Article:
Westridge residents have had enough of a dilapidated house in Angus Way which is also allegedly a haven for anti-social behaviour.
The community wants it to be declared a problem building and for it to eventually be restored.
The owner of the home no longer lives there and the Plainsman was unable to contact them.
Paul Lucas, member of the Duneside Block Watch, said the house was in a poor condition.
“There is absolutely nothing in the house, the doors are not attached properly to the hinges. The community came together and was prepared to assist the homeowner. Arrangements were made for the homeowner to move back into the house. Gang members hang out there and do as they please. We had a letter from SAPS saying we could remove those who did not belong in the house. We later withdrew from this when we saw it was unsafe for us to do so.”
Bonita Wood, chairperson of the Merino Block Watch, said the house should rather be used by the community and those protecting the area.
“A month ago, the block watch headed to the house in Angus Way when a shooting happened. We went inside the house to inspect what is happening and we could see the house is not a home.”
Fearful neighbours say the house is used by criminals as a thoroughfare and hideout.
“Parents of the community are worried about their children and their families. You can’t make any noise when they are stealing things from your house. Living in fear of your life is not a nice thing when you experience this on a regular basis,” said one resident who was too scared to have their name published.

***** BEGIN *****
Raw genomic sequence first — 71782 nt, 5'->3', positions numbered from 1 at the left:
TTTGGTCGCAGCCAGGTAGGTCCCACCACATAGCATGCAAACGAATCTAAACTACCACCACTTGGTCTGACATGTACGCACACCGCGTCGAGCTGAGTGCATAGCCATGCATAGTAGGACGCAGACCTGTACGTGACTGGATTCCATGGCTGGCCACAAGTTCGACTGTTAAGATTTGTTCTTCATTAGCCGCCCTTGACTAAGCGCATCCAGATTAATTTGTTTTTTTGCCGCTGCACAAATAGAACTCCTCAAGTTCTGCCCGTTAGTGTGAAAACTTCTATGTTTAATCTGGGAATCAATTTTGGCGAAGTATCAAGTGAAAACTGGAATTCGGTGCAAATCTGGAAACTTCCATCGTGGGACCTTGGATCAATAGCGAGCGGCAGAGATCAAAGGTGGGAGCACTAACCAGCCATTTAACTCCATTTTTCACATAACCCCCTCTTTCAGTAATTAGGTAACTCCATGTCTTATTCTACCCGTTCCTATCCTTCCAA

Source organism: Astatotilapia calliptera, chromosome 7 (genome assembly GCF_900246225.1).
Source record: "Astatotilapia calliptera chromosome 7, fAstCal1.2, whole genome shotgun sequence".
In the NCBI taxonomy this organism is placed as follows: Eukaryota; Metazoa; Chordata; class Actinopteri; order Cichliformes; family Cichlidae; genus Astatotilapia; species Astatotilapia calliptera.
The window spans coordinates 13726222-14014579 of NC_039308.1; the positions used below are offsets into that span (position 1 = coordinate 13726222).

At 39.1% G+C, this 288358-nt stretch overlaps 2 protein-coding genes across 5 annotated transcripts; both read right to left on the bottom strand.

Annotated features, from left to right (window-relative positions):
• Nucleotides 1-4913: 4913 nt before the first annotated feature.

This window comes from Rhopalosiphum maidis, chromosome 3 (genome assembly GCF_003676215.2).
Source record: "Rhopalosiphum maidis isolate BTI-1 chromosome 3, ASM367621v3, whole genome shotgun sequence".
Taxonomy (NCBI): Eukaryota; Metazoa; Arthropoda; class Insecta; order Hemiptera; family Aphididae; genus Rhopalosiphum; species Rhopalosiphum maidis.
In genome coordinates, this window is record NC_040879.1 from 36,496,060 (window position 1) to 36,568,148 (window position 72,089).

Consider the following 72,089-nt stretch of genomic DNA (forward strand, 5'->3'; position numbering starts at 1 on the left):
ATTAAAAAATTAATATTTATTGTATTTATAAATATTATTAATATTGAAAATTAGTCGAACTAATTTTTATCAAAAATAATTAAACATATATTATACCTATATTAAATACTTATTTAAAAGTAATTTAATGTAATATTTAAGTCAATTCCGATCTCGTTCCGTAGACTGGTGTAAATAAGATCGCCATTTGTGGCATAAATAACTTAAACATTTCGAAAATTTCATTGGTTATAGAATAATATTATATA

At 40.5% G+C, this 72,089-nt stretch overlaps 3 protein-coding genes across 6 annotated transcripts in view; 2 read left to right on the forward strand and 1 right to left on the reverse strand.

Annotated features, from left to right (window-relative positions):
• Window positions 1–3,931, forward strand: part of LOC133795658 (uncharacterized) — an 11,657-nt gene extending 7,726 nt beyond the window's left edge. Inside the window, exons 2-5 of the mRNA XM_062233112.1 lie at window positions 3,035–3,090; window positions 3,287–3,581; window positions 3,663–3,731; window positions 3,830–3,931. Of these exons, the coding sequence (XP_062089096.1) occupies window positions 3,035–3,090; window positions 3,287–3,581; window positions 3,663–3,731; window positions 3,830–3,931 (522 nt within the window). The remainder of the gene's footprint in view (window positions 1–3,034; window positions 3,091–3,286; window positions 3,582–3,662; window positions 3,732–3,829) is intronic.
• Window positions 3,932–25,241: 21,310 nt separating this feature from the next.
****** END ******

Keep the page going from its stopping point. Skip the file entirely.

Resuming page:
Eddie Andrews, mayoral committee member for area south and Ward 78 councillor, said the homeowner was in two minds about moving back.
He said that would have helped with the anti-social activities, including the use of drugs and gangsters living on the premises.
“The Problem Buildings Unit will go back and serve notice again. The building inspectors will investigate if there are any problems on the building infrastructure. The mental health department needs to assess if there are any issues there. We will wait on the feedback from those departments before proceeding at this stage. There is strong support to have the property closed down. What will happen at some stage if there is strong support, (and costs outstanding) there is a possibility of the property being auctioned off because it’s (in a poor condition) .”
Captain Ian Williams, spokesperson for Mitchell’s Plain SAPS, confirmed that the house was a problem and that criminal activities did take place there.
“Investigations and search warrants will continuously be carried out,” he said.